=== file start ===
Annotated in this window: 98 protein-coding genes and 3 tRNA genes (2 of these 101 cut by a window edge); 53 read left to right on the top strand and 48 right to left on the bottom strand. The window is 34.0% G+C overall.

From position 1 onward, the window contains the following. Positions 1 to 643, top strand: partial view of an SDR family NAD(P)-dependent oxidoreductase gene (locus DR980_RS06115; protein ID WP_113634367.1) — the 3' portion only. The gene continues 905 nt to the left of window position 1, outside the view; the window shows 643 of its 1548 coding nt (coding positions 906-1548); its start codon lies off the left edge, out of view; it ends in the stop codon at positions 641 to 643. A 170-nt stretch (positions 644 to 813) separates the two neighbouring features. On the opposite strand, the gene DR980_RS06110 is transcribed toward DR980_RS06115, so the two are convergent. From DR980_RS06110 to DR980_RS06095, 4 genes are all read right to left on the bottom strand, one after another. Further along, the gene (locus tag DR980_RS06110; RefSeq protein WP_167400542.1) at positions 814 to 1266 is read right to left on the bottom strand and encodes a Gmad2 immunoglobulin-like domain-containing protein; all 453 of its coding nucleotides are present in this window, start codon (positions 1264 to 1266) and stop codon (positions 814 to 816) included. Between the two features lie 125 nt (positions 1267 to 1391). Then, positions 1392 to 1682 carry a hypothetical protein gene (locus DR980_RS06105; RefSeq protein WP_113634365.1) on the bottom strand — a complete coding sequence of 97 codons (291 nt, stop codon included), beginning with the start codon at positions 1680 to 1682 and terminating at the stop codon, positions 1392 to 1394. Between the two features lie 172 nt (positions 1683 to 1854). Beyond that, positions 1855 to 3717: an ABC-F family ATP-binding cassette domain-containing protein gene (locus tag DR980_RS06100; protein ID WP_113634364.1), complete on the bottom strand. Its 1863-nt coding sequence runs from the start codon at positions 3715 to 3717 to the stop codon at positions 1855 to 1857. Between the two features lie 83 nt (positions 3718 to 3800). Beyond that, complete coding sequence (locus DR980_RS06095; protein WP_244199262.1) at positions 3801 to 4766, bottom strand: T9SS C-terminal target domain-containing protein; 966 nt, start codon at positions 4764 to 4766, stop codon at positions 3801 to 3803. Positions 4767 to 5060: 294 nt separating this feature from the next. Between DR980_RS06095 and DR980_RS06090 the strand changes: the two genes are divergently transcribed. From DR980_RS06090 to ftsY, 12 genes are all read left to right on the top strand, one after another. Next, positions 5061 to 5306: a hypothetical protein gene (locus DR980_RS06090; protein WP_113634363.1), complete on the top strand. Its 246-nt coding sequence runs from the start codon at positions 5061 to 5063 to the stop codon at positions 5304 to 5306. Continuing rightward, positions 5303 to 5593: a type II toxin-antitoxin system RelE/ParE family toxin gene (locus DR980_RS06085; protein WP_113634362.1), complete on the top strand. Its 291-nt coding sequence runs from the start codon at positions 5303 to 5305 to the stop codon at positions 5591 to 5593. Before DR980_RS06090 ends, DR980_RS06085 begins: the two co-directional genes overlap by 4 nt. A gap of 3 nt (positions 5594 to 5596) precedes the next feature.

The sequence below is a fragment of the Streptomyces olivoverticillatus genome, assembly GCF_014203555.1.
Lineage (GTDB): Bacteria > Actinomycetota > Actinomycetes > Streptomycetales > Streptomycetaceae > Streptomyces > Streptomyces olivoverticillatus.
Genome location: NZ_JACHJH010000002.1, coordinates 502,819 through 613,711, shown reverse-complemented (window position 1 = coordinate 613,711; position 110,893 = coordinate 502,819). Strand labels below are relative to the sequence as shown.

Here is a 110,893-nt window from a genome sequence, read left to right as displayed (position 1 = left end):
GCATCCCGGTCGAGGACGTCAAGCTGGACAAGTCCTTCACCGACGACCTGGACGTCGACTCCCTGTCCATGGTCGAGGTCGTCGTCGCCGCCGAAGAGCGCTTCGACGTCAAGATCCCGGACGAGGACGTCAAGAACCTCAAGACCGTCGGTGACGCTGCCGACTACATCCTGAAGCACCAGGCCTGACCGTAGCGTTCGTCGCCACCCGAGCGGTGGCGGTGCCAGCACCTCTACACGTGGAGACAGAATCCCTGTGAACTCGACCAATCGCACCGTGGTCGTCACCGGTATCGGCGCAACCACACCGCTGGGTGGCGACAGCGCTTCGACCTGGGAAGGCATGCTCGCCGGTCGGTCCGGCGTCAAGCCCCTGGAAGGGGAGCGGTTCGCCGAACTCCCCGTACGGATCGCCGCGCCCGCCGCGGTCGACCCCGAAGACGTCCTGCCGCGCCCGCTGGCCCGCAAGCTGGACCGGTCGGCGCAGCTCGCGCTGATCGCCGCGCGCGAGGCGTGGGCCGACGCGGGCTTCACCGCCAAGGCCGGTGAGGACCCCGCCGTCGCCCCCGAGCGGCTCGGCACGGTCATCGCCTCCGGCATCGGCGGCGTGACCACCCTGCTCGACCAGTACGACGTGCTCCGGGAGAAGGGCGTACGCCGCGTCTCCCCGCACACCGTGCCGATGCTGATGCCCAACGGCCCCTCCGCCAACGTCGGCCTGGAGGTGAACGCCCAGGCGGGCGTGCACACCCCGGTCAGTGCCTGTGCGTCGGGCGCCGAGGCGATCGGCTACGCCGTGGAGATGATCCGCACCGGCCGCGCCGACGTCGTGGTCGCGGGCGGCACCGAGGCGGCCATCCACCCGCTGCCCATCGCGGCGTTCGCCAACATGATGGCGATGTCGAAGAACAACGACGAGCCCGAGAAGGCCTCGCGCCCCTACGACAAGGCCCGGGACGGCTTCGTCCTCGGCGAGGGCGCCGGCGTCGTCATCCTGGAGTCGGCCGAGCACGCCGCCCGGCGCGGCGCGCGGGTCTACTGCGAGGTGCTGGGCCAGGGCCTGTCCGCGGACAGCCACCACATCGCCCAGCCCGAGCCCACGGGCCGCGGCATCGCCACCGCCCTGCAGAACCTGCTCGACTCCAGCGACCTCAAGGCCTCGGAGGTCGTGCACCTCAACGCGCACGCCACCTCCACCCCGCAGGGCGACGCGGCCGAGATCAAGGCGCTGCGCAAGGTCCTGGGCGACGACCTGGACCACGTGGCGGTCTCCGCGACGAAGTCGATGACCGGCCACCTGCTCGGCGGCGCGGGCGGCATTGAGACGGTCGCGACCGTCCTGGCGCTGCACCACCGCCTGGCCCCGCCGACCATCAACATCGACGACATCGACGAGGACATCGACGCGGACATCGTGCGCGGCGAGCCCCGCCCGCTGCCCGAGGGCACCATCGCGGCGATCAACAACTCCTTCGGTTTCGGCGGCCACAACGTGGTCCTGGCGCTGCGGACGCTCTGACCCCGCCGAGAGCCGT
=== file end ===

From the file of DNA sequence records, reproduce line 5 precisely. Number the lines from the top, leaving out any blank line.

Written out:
Genome location: NZ_JACHJH010000002.1, coordinates 502,819 through 613,711, shown reverse-complemented (window position 1 = coordinate 613,711; position 110,893 = coordinate 502,819). Strand labels below are relative to the sequence as shown.